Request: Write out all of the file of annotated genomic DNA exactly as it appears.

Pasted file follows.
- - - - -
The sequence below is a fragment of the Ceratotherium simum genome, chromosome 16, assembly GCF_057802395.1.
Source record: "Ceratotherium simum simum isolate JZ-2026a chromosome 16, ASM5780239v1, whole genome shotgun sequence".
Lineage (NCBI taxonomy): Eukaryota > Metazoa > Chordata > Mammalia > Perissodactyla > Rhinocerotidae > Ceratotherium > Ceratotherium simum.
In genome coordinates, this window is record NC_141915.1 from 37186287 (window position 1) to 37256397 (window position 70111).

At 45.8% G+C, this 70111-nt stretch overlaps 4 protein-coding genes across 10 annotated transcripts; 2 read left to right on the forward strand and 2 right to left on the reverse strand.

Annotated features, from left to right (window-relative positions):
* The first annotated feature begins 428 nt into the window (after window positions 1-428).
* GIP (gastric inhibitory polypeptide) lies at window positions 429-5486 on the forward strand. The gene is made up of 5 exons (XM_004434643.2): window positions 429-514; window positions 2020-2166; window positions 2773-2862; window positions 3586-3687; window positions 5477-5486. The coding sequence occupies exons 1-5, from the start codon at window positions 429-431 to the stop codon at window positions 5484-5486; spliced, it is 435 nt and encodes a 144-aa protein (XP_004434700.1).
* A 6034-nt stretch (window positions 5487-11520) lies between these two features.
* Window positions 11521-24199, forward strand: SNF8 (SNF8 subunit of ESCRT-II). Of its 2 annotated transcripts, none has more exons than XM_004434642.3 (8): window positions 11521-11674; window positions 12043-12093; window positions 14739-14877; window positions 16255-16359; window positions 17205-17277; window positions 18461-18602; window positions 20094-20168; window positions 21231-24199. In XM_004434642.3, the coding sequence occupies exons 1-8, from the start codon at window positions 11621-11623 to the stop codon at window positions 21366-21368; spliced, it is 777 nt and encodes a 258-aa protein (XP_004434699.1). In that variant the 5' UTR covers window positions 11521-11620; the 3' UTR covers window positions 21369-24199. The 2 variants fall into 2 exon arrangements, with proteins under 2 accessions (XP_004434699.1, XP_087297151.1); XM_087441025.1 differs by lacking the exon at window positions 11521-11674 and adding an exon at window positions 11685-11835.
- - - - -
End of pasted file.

The sequence below is a fragment of the Ceratotherium simum genome, chromosome 16, assembly GCF_057802395.1.
Source record: "Ceratotherium simum simum isolate JZ-2026a chromosome 16, ASM5780239v1, whole genome shotgun sequence".
Lineage (NCBI taxonomy): Eukaryota > Metazoa > Chordata > Mammalia > Perissodactyla > Rhinocerotidae > Ceratotherium > Ceratotherium simum.
In genome coordinates, this window is record NC_141915.1 from 37186287 (window position 1) to 37256397 (window position 70111).

At 45.8% G+C, this 70111-nt stretch overlaps 4 protein-coding genes across 10 annotated transcripts; 2 read left to right on the forward strand and 2 right to left on the reverse strand.

Annotated features, from left to right (window-relative positions):
* The first annotated feature begins 428 nt into the window (after window positions 1-428).
* GIP (gastric inhibitory polypeptide) lies at window positions 429-5486 on the forward strand. The gene is made up of 5 exons (XM_004434643.2): window positions 429-514; window positions 2020-2166; window positions 2773-2862; window positions 3586-3687; window positions 5477-5486. The coding sequence occupies exons 1-5, from the start codon at window positions 429-431 to the stop codon at window positions 5484-5486; spliced, it is 435 nt and encodes a 144-aa protein (XP_004434700.1).
* A 6034-nt stretch (window positions 5487-11520) lies between these two features.
* Window positions 11521-24199, forward strand: SNF8 (SNF8 subunit of ESCRT-II). Of its 2 annotated transcripts, none has more exons than XM_004434642.3 (8): window positions 11521-11674; window positions 12043-12093; window positions 14739-14877; window positions 16255-16359; window positions 17205-17277; window positions 18461-18602; window positions 20094-20168; window positions 21231-24199. In XM_004434642.3, the coding sequence occupies exons 1-8, from the start codon at window positions 11621-11623 to the stop codon at window positions 21366-21368; spliced, it is 777 nt and encodes a 258-aa protein (XP_004434699.1). In that variant the 5' UTR covers window positions 11521-11620; the 3' UTR covers window positions 21369-24199. The 2 variants fall into 2 exon arrangements, with proteins under 2 accessions (XP_004434699.1, XP_087297151.1); XM_087441025.1 differs by lacking the exon at window positions 11521-11674 and adding an exon at window positions 11685-11835.